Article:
Full Audio Tour

Full Audio Tour

Part One

Part Two

Part Three

Part Four

Memorial Home

Full Audio Tour

Part One

Welcome to Part One of the Frisco Veterans Memorial audio tour. This four-part audio tour will tell you about the Memorial’s history, the meaning of the various parts of the Memorial, and their significance for veterans and Frisco residents. To enhance your experience we will include a few comments from veterans, interesting facts, and stories.

Starting underneath the Pavilion, you get your first overall look at the Memorial. You see immediately that the Memorial is framed by open ground with the American, Texas and Prisoner of War / Missing in Action flags flying high above it. When you first look at the Memorial, you see it is designed to provide a peaceful sense of the solemnity and you get an appreciation for gravity of those being honored.

Our Nation and the City of Frisco have long traditions of honoring our past and current veterans for their selfless service in our United States Armed Forces. Dating back to the founding fathers of our country, these military institutions have protected and defended our Constitution and the way of life that it enables.

One Frisco Vietnam veteran described his thoughts about visiting the Memorial saying:

“My thoughts go to those I served with and those that gave their lives in service. I am reminded the vast majority of those who served—including those who were maybe not enthusiastic about being in the service—left with a greater sense of camaraderie, duty and love of country.”

The first Veterans Memorial was created by the Frisco Garden Club in 1948 at a different location in the city. It included a polished granite urn dedicated to those who fought in the two World Wars.

When this Frisco Veterans Memorial site was built and dedicated in 2004, the urn was relocated to its current site and given a prominent location near the two flag poles. The four-sided base has four plaques, added over time by the Frisco Garden Club, to honor veterans who served in nine wars around the globe. In 2014, the Memorial was expanded to include four new brick columns with Information Plaques, the Walk of Honor, a Wall of Honor and other physical elements you will learn about over the course of your experience here at the Memorial.

Start your tour with the WELCOME SIGNS located on the left and right sides near the front of the Memorial. They are exactly the same, and each has a QR code, allowing visitors to access this audio tour and video content information. After you end your Memorial visit, you may want to go back and hear discussions about citizenship, the importance to service members of the letters they received from home, and bonus video interviews with local veterans.

The welcome signs were part of a major 2021 revitalization that included over 25 repairs, updates and additions.

One veteran wrote:

“I am impressed and pleased that the City of Frisco has chosen to honor veterans with the Memorial. I am particularly pleased that the community came together to ‘refurbish’ the Memorial. This demonstrates that there is still a ‘heart’ for veterans in Frisco.”

Next, move to the first brick column on the left near the welcome sign.

On this column, is the CITY OF FRISCO VETERANS MEMORIAL 2004 DEDICATION PLAQUE. This describes the various elements you will see here. We are reminded to take time to honor our family members and others who have served in the military; and remember them for their service and sacrifices.

Since 1973, our military has been an all-volunteer force. Today less than one percent of Americans join our uniformed services. By honoring those who have served, we can help future generations understand sacrifice, patriotism, and service. You can remember by mentally associating Memorial Day to sacrifice, Independence Day to patriotism, and Veterans Day to service.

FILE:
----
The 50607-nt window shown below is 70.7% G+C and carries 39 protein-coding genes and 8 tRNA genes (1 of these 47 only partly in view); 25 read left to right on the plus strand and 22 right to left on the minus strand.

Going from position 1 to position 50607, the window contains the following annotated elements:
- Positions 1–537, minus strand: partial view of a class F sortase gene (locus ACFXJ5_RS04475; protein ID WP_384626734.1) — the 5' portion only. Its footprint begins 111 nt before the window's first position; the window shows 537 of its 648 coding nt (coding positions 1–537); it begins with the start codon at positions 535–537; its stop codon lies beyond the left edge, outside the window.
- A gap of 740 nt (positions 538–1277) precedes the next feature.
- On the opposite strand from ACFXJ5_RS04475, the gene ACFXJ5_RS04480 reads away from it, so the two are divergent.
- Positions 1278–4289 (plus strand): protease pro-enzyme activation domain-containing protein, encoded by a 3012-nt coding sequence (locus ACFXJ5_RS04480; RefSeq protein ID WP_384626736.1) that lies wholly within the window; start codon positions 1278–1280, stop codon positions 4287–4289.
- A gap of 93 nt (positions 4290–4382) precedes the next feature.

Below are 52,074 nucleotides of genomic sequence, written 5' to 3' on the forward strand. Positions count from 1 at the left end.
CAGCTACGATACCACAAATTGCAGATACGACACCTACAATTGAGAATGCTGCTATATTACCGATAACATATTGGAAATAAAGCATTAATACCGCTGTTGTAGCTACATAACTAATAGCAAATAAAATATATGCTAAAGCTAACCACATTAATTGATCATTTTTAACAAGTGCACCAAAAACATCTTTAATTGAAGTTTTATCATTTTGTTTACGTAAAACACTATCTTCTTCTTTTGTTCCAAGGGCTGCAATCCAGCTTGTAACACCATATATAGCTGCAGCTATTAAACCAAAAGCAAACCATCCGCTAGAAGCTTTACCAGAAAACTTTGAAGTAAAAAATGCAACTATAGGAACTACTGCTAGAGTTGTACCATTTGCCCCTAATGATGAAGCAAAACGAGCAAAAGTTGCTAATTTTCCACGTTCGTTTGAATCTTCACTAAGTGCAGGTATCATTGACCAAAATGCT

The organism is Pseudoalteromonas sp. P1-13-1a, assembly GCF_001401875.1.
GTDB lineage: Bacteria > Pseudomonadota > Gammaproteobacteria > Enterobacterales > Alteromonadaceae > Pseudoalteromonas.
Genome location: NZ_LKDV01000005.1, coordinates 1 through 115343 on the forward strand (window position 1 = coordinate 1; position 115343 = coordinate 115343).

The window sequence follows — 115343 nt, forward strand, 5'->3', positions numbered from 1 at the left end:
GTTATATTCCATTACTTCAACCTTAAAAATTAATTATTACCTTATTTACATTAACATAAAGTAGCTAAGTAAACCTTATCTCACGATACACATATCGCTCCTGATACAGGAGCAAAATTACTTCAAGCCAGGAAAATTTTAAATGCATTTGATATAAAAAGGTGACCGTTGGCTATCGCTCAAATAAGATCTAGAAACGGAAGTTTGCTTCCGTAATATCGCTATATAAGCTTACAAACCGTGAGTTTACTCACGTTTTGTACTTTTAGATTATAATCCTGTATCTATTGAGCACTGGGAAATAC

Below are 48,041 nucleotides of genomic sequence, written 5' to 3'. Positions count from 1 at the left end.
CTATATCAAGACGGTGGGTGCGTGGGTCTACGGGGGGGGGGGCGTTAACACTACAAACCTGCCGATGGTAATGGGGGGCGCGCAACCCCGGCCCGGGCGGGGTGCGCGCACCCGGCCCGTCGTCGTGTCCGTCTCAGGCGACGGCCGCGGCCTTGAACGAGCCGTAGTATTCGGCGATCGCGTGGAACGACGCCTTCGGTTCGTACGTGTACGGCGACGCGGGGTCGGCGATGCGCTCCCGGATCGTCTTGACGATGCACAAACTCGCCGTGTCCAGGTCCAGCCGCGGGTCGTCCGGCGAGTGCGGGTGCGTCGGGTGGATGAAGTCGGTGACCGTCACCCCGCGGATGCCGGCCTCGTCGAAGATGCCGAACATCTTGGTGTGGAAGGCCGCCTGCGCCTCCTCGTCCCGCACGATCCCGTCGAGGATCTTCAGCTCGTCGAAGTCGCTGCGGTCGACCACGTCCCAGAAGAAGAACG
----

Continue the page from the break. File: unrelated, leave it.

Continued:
The dedication plaque closes with an appropriate quote from former President Ronald Reagan. "We will always remember. We will always be proud. We will always be prepared, so we may always be free."

Now walk across the front of the Memorial to the first brick column on the right.

The CITY OF FRISCO became designated as an official PURPLE HEART CITY in 2017 in recognition of our strong community-wide support for veterans and veteran causes.

As the plaque notes, the Purple Heart is America’s oldest military decoration, dating back to 1782 when General George Washington established its predecessor military award- the Badge of Military Merit. In the early 1800’s the award was essentially forgotten, until General Douglas MacArthur reopened work on an updated design in 1932. Former President Herbert Hoover accepted the new medal on the 200th anniversary of George Washington's birth. It is the same Purple Heart medal design in use today.

You might find it interesting that over two million Purple Hearts have been awarded to those who were injured in the service of our nation. John F. Kennedy, our 35th President, is the only Commander-in-Chief to have been awarded a Purple Heart. This was as a result of injuries he experienced during World War II. One Army veteran, Tommy Haynes, was received a total of TEN Purple Hearts for his injuries that resulted while fighting in Vietnam ... the most awarded to any single veteran. Additionally, a number of Purple Hearts have been awarded to Frisco Veterans.

This ends Part One of our audio tour. Part Two will discuss the Memorial’s Battlefield Cross, the POW/MIA flag and conclude with the Information Plaques located on both sides of the Memorial, representing various wars and conflicts since the founding of Frisco in 1902.

Part Two

To begin Part Two of the audio tour, move to the center of the inner ring of the Memorial.

Surrounding the ring are separate pillars for each of the five branches of the military that existed on the date the Memorial was dedicated – Army, Marine Corps, Navy, Air Force, and Coast Guard. The multiple branches remind us of the diversity of the individuals within our military, who help maintain America’s strength.

As you cross the black stained ring that displays the “Veterans Memorial” gold lettering, you will see the Battlefield Cross, placed on a simple base. This is sometimes referred to as a “Soldiers Cross.”